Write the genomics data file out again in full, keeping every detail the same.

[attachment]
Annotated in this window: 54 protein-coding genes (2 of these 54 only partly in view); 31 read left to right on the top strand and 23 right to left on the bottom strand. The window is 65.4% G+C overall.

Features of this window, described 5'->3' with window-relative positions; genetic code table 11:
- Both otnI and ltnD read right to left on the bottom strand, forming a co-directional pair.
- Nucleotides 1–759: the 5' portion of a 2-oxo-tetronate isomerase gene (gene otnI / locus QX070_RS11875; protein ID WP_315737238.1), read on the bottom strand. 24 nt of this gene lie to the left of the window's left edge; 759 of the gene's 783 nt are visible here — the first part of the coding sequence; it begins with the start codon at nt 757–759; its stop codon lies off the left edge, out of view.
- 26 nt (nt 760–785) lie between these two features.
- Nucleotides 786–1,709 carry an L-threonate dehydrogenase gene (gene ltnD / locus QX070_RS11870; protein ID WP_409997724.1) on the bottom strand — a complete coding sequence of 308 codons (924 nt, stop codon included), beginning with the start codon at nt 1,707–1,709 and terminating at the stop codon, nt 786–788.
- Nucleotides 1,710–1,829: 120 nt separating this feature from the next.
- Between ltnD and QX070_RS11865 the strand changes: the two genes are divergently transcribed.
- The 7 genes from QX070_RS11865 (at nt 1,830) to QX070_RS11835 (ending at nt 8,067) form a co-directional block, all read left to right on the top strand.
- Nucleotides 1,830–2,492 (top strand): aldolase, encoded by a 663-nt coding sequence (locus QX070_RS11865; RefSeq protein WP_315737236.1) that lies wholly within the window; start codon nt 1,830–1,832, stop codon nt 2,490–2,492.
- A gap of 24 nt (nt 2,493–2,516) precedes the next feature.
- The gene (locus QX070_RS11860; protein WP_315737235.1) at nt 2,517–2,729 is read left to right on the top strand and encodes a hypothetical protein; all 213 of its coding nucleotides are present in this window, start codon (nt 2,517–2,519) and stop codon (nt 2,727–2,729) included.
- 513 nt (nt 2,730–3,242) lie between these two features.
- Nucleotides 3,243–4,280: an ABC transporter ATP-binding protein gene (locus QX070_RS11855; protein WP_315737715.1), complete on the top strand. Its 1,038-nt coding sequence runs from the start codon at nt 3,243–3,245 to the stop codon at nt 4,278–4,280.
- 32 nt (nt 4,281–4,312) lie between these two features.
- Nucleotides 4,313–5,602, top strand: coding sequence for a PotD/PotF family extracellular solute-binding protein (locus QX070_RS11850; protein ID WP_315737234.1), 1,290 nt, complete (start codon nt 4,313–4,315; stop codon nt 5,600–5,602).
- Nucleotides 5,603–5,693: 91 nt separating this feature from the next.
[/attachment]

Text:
Annotated in this window: 54 protein-coding genes (2 of these 54 only partly in view); 31 read left to right on the top strand and 23 right to left on the bottom strand. The window is 65.4% G+C overall.

Features of this window, described 5'->3' with window-relative positions; genetic code table 11:
- Both otnI and ltnD read right to left on the bottom strand, forming a co-directional pair.
- Nucleotides 1–759: the 5' portion of a 2-oxo-tetronate isomerase gene (gene otnI / locus QX070_RS11875; protein ID WP_315737238.1), read on the bottom strand. 24 nt of this gene lie to the left of the window's left edge; 759 of the gene's 783 nt are visible here — the first part of the coding sequence; it begins with the start codon at nt 757–759; its stop codon lies off the left edge, out of view.
- 26 nt (nt 760–785) lie between these two features.
- Nucleotides 786–1,709 carry an L-threonate dehydrogenase gene (gene ltnD / locus QX070_RS11870; protein ID WP_409997724.1) on the bottom strand — a complete coding sequence of 308 codons (924 nt, stop codon included), beginning with the start codon at nt 1,707–1,709 and terminating at the stop codon, nt 786–788.
- Nucleotides 1,710–1,829: 120 nt separating this feature from the next.
- Between ltnD and QX070_RS11865 the strand changes: the two genes are divergently transcribed.
- The 7 genes from QX070_RS11865 (at nt 1,830) to QX070_RS11835 (ending at nt 8,067) form a co-directional block, all read left to right on the top strand.
- Nucleotides 1,830–2,492 (top strand): aldolase, encoded by a 663-nt coding sequence (locus QX070_RS11865; RefSeq protein WP_315737236.1) that lies wholly within the window; start codon nt 1,830–1,832, stop codon nt 2,490–2,492.
- A gap of 24 nt (nt 2,493–2,516) precedes the next feature.
- The gene (locus QX070_RS11860; protein WP_315737235.1) at nt 2,517–2,729 is read left to right on the top strand and encodes a hypothetical protein; all 213 of its coding nucleotides are present in this window, start codon (nt 2,517–2,519) and stop codon (nt 2,727–2,729) included.
- 513 nt (nt 2,730–3,242) lie between these two features.
- Nucleotides 3,243–4,280: an ABC transporter ATP-binding protein gene (locus QX070_RS11855; protein WP_315737715.1), complete on the top strand. Its 1,038-nt coding sequence runs from the start codon at nt 3,243–3,245 to the stop codon at nt 4,278–4,280.
- 32 nt (nt 4,281–4,312) lie between these two features.
- Nucleotides 4,313–5,602, top strand: coding sequence for a PotD/PotF family extracellular solute-binding protein (locus QX070_RS11850; protein ID WP_315737234.1), 1,290 nt, complete (start codon nt 4,313–4,315; stop codon nt 5,600–5,602).
- Nucleotides 5,603–5,693: 91 nt separating this feature from the next.